So Drew Elementary was a Black school.  I remember being in that school and a lady coming in, and she was telling us like, there's some people coming to look at the school, they're going to take over the school. And it's like, “What's going on?”  So it kind of slowly trickled. Less and less Black teachers and it became more white teachers, more white transplant teachers, transplant principals, and just a drastically different school. And these are teachers who haven't interacted with the land or the history. They don't know the kids, they don't know the experiences of the kids and what they go through. So how can you expect somebody to have compassion for something they've never experienced or never took time to learn in particular?

I used to want to go to Warren Easton and McMain, you know, in high school, cause I love  the culture of New Orleans and I just wanted to be like immersed in a Black school, but you know, different areas of the city, different opportunities, you know, NOCCA Bywater.  I mean, I can say when DJ Jubilee say "What's the name of your school?", I can say,"Live Oak!" Cause that was my pre-K school. It doesn't exist anymore, but I don't have that attachment to high school in the way that my older, local New Orleanians might have. I don't have that.  It's not as strong. I can hear about it. I can have that ancestral memory of it. I could hear about it in a song or, you know, a laugh with my auntie and my uncles about, you know, the culture of New Orleans schools, but I don't have that, because of the way charter schools came in and changed everything.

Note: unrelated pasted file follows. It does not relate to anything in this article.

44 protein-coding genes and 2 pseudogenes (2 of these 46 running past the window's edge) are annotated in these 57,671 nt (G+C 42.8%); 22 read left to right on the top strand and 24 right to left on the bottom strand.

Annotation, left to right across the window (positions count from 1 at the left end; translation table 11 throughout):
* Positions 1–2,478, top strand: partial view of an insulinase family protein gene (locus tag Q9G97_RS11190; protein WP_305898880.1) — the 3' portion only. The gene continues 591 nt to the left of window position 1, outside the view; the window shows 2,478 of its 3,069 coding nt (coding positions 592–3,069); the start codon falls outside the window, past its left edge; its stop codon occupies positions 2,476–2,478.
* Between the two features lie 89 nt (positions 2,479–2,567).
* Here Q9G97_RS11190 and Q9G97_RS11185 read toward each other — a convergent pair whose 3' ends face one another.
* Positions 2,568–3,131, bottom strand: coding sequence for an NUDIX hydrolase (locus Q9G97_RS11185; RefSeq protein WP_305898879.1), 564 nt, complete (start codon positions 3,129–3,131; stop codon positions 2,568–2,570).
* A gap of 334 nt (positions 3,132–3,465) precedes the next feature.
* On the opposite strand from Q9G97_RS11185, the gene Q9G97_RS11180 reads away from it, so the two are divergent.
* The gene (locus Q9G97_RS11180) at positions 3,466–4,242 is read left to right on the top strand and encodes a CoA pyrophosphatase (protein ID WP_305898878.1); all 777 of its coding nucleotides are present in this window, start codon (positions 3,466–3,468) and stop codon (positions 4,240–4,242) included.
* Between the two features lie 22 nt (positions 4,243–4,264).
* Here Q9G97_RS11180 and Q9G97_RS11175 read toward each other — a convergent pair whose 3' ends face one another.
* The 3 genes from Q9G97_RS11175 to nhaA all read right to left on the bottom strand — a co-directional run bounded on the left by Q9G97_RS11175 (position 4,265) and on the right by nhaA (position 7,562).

When you think about the original purpose of this land, Bulbancha, you know, it was known as a place where different Indigenous groups could trade.  It's something [that] I think, is still present. This idea of collective memory and collective exchange and conjuring of new cultural identities that have come up within the city of New Orleans. So I definitely think those memories of Bulbancha and those memories that Black families have held on to. I think it's what keeps the city afloat literally, cause New Orleans wouldn't be what it is, if it wasn't for the memories of Black folks, if it wasn't for the memories of Indigenous folks, Black Indigenous folks.

So the Super 10, whatever it's little store, but I think it reflects a larger part of my emotions surrounding this neighborhood and this idea of New Orleans having like the essence of a mother. You know it's there to take [from], it's there for you to have fun, to drink and to party and to learn about the culture and you see Black people be themselves and perform on the street and you have fun with them and eat their dishes and all of this stuff. But, what happens when you take from the land, but you don't really give anything back?

Akilah Toney on St. Claude Avenue, 2021
(photo: Sarrah Danziger)